Peter Cornelison

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Many people travel to Columbia Gorge by driving or biking the Historic Columbia River Gorge Highway and State Trail (Route 30). This scenic route provides access to many trails along the Oregon side of the Gorge. On the Washington side of the Gorge, Highway 14 is the gateway to numerous trails and notable sites. 

Be aware that visitation often exceeds the automobile capacity along and at parking areas on the Route 30 and I-84 in Oregon and Highway 14 in Washington. During the summer months, some of the most popular trailheads, viewpoints and hikes receive thousands of visitors a day. The popular Multnomah Falls parking lot is often closed due to over-capacity.  To avoid crowds and congestion along the roads and trails, follow these tips. You’ll be rewarded with stunning views and solitude.

Go Early

Aim to finish your hike before 10 a.m. to avoid congestion at popular destinations. You'll be rewarded with stunning views and solitude. 

Go East

Hike the less popular but equally beautiful hikes in the eastern Gorge (beyond the popular Waterfall Corridor). Or, consider doing your trip in reverse order (starting in The Dalles and driving west).

Go North

Hike the less popular but equally beautiful hikes on the Washington side of the Columbia River Gorge.

Go Midweek

Visit the Gorge at a slower pace by visiting Tuesday–Thursday. The weekends are the busiest times to visit the Gorge, especially between April and October. You’ll avoid crowds if you can visit mid-week. Even better, consider planning a midweek multi-day stay to check out the towns, museums, wineries and other attractions throughout the Scenic Area.

Find a Hike

Need help finding a hike that meets your group's skills and level of expertise? Use Friends of the Columbia Gorge’s Find a Hike tool to search by trail feature, distance and difficulty level.

Local Picks


GO NORTH: Weldon Wagon Trail
Weldon Wagon Trail, Micheal Drewry

GO NORTH: Weldon Wagon Trail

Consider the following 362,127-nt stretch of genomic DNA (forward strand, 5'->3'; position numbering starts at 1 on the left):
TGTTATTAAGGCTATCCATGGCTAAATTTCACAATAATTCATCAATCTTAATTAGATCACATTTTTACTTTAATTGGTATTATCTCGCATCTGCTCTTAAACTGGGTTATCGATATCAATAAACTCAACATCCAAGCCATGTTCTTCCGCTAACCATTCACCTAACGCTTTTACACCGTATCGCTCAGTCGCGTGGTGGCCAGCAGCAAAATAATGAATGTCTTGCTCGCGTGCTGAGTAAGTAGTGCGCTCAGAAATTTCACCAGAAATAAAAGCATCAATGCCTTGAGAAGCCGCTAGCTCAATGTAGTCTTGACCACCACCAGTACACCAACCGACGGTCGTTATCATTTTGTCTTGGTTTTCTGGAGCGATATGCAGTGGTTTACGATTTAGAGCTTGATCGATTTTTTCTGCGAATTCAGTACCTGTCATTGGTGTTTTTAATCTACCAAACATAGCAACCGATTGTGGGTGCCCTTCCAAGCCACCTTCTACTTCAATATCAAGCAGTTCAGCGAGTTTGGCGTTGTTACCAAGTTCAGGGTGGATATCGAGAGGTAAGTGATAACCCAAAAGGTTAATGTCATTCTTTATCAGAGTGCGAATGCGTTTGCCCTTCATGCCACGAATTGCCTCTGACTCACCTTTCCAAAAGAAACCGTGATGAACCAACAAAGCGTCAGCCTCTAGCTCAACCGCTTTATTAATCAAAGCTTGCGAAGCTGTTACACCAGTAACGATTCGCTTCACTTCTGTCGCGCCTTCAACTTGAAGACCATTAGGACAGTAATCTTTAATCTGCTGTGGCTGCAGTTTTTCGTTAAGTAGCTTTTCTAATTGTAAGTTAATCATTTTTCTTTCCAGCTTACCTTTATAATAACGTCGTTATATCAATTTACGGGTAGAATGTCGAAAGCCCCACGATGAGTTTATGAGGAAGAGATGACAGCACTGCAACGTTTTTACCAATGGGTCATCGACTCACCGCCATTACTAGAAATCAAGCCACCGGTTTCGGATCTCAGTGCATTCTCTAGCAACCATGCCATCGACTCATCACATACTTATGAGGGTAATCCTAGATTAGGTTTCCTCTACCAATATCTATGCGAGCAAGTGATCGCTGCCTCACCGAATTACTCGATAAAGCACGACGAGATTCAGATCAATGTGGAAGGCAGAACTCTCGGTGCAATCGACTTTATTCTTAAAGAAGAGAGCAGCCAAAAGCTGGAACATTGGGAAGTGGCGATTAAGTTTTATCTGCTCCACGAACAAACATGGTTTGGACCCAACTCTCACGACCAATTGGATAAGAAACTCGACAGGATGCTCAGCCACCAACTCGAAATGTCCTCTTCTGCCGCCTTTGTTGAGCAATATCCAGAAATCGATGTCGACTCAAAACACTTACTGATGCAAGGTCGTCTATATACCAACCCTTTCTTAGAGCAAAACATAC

Enjoy a hike or mountain bike ride on this early 1900s road built to transport apples from the upper farmlands to the White Salmon River. This 2.5-mile out-and-back trail offers rolling hills, wildflowers and an oak grove.

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GO MIDWEEK: Dry Creek Falls
Dry Creek Falls, by Yeng Tang

GO MIDWEEK: Dry Creek Falls

This often-overlooked trail near Cascade Locks follows a section of the Pacific Crest Trail about 2 miles to the base of a 230-foot waterfall. Enjoy the solitude while listening to the water as it plunges into a basalt amphitheater.

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GO EARLY: Steigerwald Lake
Steigerwald Lake, by Debbie Asakawa

GO EARLY: Steigerwald Lake

Listen to the song birds while you take an early morning stroll through Steigerwald Lake National Wildlife Refuge. This flat, one-mile hike takes you to the edge of the Columbia River.

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GO EAST: Columbia Hills State Park
Columbia Hills State Park, by Debbie Asakawa

GO EAST: Columbia Hills State Park

With 12.5 miles of hiking trails, rock climbing, swimming and more, Columbia Hills State Park is a secret gem at the eastern end of the Columbia River Gorge National Scenic Area.

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